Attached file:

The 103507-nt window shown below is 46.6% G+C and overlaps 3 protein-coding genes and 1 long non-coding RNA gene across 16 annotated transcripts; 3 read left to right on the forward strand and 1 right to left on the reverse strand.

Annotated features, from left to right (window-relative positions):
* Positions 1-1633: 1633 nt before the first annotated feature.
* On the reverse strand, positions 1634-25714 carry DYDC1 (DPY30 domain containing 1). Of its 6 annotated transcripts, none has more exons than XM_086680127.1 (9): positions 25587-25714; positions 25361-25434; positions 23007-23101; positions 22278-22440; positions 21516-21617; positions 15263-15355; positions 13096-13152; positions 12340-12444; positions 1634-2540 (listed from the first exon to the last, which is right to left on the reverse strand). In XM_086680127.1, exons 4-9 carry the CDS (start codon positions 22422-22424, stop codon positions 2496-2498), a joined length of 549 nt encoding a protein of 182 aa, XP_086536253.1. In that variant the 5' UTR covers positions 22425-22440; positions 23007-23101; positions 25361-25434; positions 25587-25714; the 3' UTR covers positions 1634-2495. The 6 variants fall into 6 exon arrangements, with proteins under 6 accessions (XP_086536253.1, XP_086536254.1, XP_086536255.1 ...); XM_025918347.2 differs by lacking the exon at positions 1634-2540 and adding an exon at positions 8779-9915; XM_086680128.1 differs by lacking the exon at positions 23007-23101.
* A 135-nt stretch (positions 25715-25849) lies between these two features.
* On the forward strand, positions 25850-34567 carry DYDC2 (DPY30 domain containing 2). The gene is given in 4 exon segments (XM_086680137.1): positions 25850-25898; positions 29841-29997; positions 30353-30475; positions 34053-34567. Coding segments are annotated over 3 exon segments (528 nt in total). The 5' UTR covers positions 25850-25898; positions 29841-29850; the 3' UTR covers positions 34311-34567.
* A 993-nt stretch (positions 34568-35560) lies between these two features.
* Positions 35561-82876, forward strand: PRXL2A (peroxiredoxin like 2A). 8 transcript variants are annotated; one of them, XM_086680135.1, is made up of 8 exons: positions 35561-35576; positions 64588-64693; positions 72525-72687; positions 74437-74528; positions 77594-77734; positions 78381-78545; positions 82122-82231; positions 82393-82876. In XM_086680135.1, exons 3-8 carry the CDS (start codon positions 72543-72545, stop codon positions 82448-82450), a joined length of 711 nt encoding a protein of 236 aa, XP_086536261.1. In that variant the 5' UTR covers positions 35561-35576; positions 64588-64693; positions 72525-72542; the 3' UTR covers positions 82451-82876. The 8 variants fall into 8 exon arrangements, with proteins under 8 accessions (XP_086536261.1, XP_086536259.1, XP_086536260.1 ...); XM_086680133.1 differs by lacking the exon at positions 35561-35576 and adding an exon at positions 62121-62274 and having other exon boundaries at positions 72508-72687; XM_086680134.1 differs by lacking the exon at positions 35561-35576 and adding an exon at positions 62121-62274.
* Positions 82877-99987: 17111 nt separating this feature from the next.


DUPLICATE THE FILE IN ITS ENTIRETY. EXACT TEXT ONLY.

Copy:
The 103507-nt window shown below is 46.6% G+C and overlaps 3 protein-coding genes and 1 long non-coding RNA gene across 16 annotated transcripts; 3 read left to right on the forward strand and 1 right to left on the reverse strand.

Annotated features, from left to right (window-relative positions):
* Positions 1-1633: 1633 nt before the first annotated feature.
* On the reverse strand, positions 1634-25714 carry DYDC1 (DPY30 domain containing 1). Of its 6 annotated transcripts, none has more exons than XM_086680127.1 (9): positions 25587-25714; positions 25361-25434; positions 23007-23101; positions 22278-22440; positions 21516-21617; positions 15263-15355; positions 13096-13152; positions 12340-12444; positions 1634-2540 (listed from the first exon to the last, which is right to left on the reverse strand). In XM_086680127.1, exons 4-9 carry the CDS (start codon positions 22422-22424, stop codon positions 2496-2498), a joined length of 549 nt encoding a protein of 182 aa, XP_086536253.1. In that variant the 5' UTR covers positions 22425-22440; positions 23007-23101; positions 25361-25434; positions 25587-25714; the 3' UTR covers positions 1634-2495. The 6 variants fall into 6 exon arrangements, with proteins under 6 accessions (XP_086536253.1, XP_086536254.1, XP_086536255.1 ...); XM_025918347.2 differs by lacking the exon at positions 1634-2540 and adding an exon at positions 8779-9915; XM_086680128.1 differs by lacking the exon at positions 23007-23101.
* A 135-nt stretch (positions 25715-25849) lies between these two features.
* On the forward strand, positions 25850-34567 carry DYDC2 (DPY30 domain containing 2). The gene is given in 4 exon segments (XM_086680137.1): positions 25850-25898; positions 29841-29997; positions 30353-30475; positions 34053-34567. Coding segments are annotated over 3 exon segments (528 nt in total). The 5' UTR covers positions 25850-25898; positions 29841-29850; the 3' UTR covers positions 34311-34567.
* A 993-nt stretch (positions 34568-35560) lies between these two features.
* Positions 35561-82876, forward strand: PRXL2A (peroxiredoxin like 2A). 8 transcript variants are annotated; one of them, XM_086680135.1, is made up of 8 exons: positions 35561-35576; positions 64588-64693; positions 72525-72687; positions 74437-74528; positions 77594-77734; positions 78381-78545; positions 82122-82231; positions 82393-82876. In XM_086680135.1, exons 3-8 carry the CDS (start codon positions 72543-72545, stop codon positions 82448-82450), a joined length of 711 nt encoding a protein of 236 aa, XP_086536261.1. In that variant the 5' UTR covers positions 35561-35576; positions 64588-64693; positions 72525-72542; the 3' UTR covers positions 82451-82876. The 8 variants fall into 8 exon arrangements, with proteins under 8 accessions (XP_086536261.1, XP_086536259.1, XP_086536260.1 ...); XM_086680133.1 differs by lacking the exon at positions 35561-35576 and adding an exon at positions 62121-62274 and having other exon boundaries at positions 72508-72687; XM_086680134.1 differs by lacking the exon at positions 35561-35576 and adding an exon at positions 62121-62274.
* Positions 82877-99987: 17111 nt separating this feature from the next.